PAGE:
I couldn’t be more impressed with the clever writing of “Abraham Lincoln: Vampire Hunter!” I actually tried reading this last year but wasn’t in the mood for a vampire story, and closed the book. (Mood is a big deal with me when it comes to books). This time around, the book was a perfect dark tale of vampires, with a young Abraham Lincoln as the protagonist. The inclusion of well-known facts about Lincoln’s life added legitimacy to the story, and made the book read like an extremely exciting biography, rather than a work of (mostly) fiction.
After learning that vampires killed members of his family, Lincoln sets out to destroy as many vampires as he can. During one such quest, he is attacked and saved by another vampire, Henry. Lincoln and Henry share the same hatred for vampires who prey on innocent victims, such as children. Henry and Lincoln devise a strategy where Henry will lead Lincoln to vampires that deserve to die, and Lincoln will kill them. Lincoln slowly enlists his friends to help, including Seward – who was also attacked the night Lincoln was shot. Henry plays a large role in Lincoln’s life, and in his political achievements, which was interesting and very original.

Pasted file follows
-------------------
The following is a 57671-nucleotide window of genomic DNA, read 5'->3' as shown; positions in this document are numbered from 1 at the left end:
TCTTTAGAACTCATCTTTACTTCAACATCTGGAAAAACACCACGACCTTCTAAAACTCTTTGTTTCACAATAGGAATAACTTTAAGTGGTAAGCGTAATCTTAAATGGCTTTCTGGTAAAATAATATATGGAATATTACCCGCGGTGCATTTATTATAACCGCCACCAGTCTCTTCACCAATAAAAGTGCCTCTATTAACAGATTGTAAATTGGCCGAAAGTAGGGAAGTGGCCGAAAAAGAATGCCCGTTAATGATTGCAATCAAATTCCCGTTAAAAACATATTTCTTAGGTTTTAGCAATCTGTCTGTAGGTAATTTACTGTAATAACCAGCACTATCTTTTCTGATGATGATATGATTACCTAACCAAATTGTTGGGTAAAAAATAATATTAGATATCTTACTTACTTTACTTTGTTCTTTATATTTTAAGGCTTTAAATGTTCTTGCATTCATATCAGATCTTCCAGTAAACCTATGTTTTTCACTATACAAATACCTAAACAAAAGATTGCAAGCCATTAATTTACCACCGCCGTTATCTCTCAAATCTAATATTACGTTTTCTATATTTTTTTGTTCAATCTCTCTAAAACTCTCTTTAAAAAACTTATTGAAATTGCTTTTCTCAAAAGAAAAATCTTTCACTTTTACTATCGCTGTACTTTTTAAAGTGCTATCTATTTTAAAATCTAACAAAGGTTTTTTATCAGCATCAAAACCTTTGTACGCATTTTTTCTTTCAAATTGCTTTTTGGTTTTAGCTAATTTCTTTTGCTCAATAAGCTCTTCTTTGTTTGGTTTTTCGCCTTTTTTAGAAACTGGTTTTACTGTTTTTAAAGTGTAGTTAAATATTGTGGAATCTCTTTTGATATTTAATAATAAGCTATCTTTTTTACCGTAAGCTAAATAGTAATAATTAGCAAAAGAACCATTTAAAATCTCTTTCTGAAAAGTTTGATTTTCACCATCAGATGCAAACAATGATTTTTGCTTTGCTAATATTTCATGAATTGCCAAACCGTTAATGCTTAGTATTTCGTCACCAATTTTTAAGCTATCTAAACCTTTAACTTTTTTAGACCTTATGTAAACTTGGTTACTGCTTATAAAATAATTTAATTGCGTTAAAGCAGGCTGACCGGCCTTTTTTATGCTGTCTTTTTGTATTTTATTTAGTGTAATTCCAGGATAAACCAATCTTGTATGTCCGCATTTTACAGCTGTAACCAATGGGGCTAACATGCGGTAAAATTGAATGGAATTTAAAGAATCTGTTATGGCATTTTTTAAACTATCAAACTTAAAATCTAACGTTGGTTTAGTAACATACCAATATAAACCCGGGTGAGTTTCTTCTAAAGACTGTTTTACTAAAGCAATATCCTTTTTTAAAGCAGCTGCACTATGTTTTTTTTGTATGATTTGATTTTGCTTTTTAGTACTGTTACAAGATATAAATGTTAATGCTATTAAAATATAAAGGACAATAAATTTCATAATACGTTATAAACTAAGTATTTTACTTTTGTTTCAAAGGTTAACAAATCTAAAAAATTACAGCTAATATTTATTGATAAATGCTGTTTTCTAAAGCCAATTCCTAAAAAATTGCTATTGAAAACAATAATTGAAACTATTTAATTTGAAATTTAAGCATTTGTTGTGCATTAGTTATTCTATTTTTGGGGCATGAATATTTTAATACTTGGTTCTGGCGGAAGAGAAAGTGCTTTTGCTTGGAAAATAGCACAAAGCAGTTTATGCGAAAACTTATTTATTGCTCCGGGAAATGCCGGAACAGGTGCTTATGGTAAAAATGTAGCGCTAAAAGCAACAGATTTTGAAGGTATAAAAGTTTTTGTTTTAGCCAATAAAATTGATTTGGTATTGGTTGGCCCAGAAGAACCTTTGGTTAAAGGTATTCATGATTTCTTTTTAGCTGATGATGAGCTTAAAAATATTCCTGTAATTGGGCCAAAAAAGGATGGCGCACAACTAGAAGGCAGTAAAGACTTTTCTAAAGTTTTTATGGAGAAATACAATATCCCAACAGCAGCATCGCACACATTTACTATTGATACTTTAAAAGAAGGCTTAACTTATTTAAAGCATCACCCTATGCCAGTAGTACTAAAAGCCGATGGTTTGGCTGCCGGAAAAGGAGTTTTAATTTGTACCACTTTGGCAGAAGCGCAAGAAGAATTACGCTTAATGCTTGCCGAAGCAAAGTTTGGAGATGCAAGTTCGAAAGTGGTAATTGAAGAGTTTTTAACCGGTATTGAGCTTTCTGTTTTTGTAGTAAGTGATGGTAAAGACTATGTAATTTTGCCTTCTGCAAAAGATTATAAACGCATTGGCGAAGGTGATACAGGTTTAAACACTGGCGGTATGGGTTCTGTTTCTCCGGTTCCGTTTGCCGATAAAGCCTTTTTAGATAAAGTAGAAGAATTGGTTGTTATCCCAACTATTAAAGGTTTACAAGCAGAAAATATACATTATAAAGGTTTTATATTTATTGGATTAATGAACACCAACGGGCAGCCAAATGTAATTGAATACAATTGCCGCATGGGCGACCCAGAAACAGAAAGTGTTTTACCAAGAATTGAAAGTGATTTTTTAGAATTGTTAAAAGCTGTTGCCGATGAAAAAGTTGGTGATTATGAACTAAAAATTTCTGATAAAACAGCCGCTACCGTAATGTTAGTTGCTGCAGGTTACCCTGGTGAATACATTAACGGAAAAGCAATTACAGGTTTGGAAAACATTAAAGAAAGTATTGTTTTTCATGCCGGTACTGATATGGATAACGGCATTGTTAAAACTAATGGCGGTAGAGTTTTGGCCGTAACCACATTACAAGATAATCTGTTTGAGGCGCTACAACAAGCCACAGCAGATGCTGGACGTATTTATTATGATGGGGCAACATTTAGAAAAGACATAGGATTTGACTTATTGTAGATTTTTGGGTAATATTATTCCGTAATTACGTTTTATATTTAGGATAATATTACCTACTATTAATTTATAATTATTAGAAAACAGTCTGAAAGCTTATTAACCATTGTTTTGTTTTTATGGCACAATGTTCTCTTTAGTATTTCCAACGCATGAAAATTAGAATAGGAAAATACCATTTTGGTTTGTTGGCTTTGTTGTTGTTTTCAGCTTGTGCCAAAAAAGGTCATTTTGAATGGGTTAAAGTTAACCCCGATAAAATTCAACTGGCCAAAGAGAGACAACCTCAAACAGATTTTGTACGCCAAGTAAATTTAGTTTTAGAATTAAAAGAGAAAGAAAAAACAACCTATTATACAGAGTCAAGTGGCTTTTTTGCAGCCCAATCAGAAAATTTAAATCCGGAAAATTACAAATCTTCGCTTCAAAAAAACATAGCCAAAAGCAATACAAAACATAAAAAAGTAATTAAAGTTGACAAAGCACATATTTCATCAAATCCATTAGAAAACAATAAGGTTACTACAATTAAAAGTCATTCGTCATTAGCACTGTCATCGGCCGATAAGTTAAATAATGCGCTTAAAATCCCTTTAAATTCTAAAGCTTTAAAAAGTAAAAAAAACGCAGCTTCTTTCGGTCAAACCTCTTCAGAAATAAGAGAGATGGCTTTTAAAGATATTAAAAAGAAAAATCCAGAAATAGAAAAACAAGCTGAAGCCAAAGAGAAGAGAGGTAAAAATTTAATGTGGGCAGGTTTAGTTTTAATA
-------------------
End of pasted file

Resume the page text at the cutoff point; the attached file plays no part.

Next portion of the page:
The time period was an excellent setting for this tale because of how physically underdeveloped the U.S. was. It seemed perfectly natural that a vampire would be on a ferry-boat and stop to attack someone in the woods. I also liked that it seemed normal for Lincoln to use an ax to kill vampires, particularly given his well-known abilities when it came to chopping timber. The plot used slavery in a clever way to advance the story and was well intertwined with historical events. I particularly liked that the author made Jefferson Davis a vampire, as well as much of the Confederate army. The use of the classic picture of Abraham Lincoln on the cover (especially the back cover) was literally dripping with cleverness.
I really enjoyed this book. It was well written, exciting, and historical all at the same time. There was constant action, as the story is absolutely packed with vampire encounters. I would recommend it to everyone, but think those looking for a good biography with a little pizzazz would enjoy it even more.